http://www.christian.org.uk/news/end-of-life-bill-could-bring-death-tourism-to-scotland/

But Margo, as she is affectionately known here in Scotland, has done us all a favour by triggering a nation-wide debate and discussion on the issue of what we do about end of life issues. Economically, socially, and personally, we have to find a better way of managing the issue of how we face death in general and individual’s deaths in particular. It is too costly at every level to keep sticking our collective heads in the sand. We are fortunate indeed in the UK to have a thriving Hospice movement which offers wonderful palliative care to people who have reached the last stages of their lives. But there is not enough of that type of care.

We cannot live forever. We all have to die sometime. So what are we going to do about this huge problem?

While you think about it, check out that fine writer and fellow Baby-Boomer Joyce Mason’s thoughtful piece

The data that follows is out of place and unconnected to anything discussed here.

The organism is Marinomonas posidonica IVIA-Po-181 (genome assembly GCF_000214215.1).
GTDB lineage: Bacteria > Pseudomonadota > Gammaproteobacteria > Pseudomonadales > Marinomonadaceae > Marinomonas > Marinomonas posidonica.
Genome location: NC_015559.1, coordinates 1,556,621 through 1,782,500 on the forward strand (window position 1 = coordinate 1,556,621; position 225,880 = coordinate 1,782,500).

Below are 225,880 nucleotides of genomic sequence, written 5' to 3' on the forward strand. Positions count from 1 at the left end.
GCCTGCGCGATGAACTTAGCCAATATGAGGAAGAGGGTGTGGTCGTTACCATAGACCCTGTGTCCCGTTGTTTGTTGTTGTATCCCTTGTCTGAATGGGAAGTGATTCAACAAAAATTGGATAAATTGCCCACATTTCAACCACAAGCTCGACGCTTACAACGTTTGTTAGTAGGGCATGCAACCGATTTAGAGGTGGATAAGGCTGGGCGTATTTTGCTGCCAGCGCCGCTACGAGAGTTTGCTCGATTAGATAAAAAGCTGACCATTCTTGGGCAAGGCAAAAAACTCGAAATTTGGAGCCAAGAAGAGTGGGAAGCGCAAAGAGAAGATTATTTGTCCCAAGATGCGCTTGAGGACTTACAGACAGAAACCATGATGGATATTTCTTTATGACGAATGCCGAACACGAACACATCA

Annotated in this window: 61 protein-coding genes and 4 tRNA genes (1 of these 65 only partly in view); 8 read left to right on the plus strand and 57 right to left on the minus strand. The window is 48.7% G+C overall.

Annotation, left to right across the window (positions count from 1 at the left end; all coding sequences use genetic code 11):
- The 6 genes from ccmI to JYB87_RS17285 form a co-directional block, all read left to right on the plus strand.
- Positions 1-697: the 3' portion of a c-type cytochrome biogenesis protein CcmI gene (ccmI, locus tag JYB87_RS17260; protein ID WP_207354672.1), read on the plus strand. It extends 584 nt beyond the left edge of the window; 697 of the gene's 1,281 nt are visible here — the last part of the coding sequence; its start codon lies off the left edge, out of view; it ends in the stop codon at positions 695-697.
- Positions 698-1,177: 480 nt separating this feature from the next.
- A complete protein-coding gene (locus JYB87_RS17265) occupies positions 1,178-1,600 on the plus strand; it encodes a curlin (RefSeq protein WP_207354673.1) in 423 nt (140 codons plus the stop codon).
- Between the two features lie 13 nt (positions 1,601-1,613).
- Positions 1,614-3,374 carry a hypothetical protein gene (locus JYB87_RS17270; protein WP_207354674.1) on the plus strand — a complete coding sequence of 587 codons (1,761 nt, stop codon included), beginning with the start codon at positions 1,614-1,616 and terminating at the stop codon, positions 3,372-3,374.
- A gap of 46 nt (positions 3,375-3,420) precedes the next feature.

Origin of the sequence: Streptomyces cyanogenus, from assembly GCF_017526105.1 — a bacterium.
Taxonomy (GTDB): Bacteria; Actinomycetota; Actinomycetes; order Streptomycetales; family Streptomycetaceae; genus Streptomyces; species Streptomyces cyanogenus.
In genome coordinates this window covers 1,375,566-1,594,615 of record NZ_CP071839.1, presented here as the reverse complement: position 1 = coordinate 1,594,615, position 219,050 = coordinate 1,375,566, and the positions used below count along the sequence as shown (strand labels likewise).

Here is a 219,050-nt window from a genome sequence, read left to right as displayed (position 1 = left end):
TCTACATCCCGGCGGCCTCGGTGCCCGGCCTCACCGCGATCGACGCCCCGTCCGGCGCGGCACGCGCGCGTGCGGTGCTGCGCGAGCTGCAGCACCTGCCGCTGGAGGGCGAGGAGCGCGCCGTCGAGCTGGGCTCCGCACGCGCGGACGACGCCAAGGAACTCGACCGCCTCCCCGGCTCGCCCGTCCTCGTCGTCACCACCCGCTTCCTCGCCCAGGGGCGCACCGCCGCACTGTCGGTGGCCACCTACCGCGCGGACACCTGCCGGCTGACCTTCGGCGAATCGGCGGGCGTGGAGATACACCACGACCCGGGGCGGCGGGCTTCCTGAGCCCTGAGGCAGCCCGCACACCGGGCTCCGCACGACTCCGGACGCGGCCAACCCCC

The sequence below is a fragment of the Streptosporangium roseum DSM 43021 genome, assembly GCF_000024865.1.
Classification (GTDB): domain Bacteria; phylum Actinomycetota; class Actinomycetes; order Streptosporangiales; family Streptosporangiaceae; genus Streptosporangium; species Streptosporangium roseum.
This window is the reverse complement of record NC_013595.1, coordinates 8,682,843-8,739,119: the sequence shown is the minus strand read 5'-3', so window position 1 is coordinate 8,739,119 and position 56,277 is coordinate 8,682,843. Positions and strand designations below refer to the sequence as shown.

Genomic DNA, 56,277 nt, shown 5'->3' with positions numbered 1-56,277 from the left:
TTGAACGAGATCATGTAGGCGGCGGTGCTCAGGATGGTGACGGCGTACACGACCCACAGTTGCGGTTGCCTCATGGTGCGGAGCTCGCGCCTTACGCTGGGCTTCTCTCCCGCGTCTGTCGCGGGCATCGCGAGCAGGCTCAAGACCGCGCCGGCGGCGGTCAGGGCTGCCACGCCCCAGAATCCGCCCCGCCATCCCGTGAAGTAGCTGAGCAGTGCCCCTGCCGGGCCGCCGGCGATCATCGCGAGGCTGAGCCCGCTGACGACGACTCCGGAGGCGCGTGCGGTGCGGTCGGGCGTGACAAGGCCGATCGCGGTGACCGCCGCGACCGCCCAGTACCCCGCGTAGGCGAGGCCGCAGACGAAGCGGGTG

Do You Really Want to Live to be a Hundred?

****************

1000 words copyright Anne Whitaker 2010
Licensed under Creative Commons – for conditions see Home Page

Jupiter/Uranus in Pisces do religion: Countdown to 19 September

You don’t have to be a very sage astrologer to work out that one of the likely backdrops to this upcoming 19th September 2010 Jupiter/Uranus conjunction at 29 degrees Pisces (the second of three during 2010/11) is going to be that perennial sustainer, challenger, inspirer, executor and persecutor of the human race – religion.

And sure enough, it is shaping up in bold primary colours already.

A major row has been rumbling in the USA since the end of August 2010 over the proposed location of  a Muslim religious centre close to the site of Ground Zero.Check out:

Last week the UK’s most prominent and respected scientist Stephen Hawking grandly announced that God was not necessary in coming up with an explanation for the origins of the Universe. This could be found in the laws of physics. The book “Grand Design”, set for release on September 9, has him saying: “because there is a law such as gravity, the Universe can and will create itself from nothing….”

New Hubble Image: Carina Nebula

New Hubble Image: Carina Nebula